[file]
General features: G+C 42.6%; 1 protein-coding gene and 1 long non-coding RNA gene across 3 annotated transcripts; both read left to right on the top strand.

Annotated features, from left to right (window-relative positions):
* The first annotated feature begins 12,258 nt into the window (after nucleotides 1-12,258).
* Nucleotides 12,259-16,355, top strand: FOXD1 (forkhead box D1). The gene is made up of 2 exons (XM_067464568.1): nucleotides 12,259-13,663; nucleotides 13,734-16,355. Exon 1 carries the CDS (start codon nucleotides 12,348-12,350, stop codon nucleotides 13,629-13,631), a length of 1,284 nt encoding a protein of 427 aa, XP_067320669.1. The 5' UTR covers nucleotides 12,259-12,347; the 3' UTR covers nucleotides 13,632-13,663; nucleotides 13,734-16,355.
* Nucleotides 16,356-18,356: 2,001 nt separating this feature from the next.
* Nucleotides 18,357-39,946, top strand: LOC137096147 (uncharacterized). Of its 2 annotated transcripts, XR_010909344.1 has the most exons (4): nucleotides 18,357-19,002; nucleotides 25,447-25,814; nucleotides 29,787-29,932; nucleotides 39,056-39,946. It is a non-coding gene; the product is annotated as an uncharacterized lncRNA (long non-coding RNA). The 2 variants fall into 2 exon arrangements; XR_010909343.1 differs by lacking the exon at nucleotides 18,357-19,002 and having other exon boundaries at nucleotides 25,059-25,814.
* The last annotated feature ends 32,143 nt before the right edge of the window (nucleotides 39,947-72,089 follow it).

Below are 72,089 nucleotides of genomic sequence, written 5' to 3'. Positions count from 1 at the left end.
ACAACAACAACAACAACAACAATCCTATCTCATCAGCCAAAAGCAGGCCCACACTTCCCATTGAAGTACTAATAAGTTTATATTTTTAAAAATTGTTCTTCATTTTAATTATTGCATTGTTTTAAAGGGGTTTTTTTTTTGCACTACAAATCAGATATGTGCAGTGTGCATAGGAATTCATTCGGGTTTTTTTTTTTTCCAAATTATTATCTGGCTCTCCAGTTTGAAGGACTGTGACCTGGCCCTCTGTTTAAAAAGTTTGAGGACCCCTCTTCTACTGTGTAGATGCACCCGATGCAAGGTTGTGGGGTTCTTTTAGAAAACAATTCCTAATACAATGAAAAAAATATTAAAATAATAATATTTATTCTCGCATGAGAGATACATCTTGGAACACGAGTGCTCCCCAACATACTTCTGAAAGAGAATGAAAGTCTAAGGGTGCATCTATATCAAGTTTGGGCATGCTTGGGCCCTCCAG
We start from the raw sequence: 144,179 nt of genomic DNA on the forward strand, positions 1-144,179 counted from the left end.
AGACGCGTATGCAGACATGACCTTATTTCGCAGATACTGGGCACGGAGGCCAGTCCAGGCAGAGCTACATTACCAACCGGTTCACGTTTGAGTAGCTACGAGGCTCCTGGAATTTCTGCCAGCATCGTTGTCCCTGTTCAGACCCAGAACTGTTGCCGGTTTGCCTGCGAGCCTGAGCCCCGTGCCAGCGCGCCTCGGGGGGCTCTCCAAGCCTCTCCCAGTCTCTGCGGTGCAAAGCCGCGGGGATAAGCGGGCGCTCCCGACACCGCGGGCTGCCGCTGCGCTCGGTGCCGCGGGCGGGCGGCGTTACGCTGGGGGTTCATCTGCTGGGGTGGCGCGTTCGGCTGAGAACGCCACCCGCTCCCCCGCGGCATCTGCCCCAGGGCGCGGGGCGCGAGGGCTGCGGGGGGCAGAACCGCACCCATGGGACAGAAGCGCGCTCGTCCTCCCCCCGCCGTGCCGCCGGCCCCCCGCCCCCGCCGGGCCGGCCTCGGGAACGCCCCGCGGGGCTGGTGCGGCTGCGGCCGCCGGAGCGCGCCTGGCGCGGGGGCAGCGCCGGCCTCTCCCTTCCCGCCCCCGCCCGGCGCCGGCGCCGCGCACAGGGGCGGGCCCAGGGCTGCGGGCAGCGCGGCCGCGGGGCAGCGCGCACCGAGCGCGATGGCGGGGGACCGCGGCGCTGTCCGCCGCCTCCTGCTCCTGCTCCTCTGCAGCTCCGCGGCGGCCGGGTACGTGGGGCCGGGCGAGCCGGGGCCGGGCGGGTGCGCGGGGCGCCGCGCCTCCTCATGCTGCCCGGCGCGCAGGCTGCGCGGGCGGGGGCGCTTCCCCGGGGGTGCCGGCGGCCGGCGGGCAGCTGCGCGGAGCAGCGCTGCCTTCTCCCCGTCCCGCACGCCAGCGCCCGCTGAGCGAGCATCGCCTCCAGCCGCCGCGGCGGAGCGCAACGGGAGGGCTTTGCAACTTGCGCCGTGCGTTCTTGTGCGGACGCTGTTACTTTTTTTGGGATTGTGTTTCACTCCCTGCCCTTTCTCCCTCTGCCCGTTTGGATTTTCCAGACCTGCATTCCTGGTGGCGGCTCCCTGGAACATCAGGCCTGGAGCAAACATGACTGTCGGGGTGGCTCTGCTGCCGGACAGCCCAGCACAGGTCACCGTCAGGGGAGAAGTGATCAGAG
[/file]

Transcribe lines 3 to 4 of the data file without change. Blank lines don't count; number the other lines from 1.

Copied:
* The first annotated feature begins 12,258 nt into the window (after nucleotides 1-12,258).
* Nucleotides 12,259-16,355, top strand: FOXD1 (forkhead box D1). The gene is made up of 2 exons (XM_067464568.1): nucleotides 12,259-13,663; nucleotides 13,734-16,355. Exon 1 carries the CDS (start codon nucleotides 12,348-12,350, stop codon nucleotides 13,629-13,631), a length of 1,284 nt encoding a protein of 427 aa, XP_067320669.1. The 5' UTR covers nucleotides 12,259-12,347; the 3' UTR covers nucleotides 13,632-13,663; nucleotides 13,734-16,355.